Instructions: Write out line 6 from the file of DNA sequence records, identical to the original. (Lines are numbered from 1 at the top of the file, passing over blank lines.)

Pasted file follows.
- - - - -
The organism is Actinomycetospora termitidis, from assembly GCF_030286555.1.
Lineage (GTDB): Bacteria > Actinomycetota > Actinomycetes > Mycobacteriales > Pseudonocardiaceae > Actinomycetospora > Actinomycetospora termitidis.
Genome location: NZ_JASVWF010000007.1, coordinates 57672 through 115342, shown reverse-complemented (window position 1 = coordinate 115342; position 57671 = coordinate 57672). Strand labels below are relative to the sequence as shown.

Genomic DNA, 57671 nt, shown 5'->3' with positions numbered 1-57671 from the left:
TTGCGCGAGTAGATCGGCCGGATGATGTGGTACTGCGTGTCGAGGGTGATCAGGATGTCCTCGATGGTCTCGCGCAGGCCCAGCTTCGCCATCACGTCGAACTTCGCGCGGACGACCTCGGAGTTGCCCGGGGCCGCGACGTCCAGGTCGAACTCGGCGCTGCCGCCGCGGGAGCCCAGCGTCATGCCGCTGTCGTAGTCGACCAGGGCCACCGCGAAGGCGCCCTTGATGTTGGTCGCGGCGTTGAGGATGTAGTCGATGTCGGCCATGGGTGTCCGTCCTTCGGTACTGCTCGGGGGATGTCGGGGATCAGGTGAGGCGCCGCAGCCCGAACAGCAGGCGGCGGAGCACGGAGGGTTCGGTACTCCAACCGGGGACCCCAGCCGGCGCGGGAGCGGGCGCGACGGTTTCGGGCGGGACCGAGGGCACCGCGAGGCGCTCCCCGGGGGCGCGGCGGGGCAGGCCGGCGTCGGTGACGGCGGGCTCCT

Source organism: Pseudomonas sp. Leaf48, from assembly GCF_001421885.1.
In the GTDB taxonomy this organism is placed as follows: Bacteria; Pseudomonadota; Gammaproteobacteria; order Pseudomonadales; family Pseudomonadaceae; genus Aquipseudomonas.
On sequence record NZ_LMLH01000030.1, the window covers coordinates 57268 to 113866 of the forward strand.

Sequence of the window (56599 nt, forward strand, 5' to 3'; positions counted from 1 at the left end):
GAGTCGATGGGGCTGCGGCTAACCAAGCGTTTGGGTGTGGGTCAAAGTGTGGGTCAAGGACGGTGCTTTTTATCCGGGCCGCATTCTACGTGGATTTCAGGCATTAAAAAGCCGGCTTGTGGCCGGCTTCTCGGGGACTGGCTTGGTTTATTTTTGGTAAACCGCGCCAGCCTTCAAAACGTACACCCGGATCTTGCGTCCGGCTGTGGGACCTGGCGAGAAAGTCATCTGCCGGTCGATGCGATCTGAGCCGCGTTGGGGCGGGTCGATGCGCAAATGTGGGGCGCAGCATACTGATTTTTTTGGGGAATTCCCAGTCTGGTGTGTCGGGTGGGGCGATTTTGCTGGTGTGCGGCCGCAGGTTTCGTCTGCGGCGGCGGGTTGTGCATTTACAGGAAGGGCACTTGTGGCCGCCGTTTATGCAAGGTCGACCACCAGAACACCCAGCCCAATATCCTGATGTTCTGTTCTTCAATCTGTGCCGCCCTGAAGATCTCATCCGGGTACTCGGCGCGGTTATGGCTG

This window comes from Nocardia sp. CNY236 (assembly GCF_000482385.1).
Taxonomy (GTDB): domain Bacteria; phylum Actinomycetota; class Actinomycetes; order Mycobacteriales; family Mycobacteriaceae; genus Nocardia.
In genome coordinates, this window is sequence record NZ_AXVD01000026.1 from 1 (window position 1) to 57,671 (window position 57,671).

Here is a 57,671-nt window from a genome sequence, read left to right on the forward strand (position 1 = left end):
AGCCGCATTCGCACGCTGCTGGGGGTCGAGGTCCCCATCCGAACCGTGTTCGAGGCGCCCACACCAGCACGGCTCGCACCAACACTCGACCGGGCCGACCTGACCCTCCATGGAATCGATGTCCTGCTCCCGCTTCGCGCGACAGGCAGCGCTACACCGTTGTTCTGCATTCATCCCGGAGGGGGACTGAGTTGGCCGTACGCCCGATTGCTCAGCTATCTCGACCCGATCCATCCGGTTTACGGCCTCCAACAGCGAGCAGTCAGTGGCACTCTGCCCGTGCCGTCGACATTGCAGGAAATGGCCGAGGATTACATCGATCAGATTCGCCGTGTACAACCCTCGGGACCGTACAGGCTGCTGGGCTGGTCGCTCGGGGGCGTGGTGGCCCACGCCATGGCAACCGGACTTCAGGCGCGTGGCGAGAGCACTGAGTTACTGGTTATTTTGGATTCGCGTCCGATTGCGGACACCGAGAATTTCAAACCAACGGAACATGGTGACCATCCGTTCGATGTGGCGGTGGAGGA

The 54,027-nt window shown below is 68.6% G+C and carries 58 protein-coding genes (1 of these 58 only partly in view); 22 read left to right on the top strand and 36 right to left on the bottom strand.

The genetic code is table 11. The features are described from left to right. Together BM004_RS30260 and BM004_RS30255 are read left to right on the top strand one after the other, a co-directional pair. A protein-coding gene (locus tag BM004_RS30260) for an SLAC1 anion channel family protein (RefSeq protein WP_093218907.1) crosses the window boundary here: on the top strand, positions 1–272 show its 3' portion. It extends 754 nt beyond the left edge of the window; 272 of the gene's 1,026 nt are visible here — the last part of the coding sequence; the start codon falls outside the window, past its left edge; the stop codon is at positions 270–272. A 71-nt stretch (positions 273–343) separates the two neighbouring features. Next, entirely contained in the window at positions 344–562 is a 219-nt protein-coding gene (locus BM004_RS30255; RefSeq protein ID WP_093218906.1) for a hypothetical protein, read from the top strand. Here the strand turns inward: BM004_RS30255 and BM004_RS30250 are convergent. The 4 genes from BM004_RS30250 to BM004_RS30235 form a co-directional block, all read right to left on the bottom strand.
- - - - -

Source organism: Pseudomonas sp. Leaf48, from assembly GCF_001421885.1.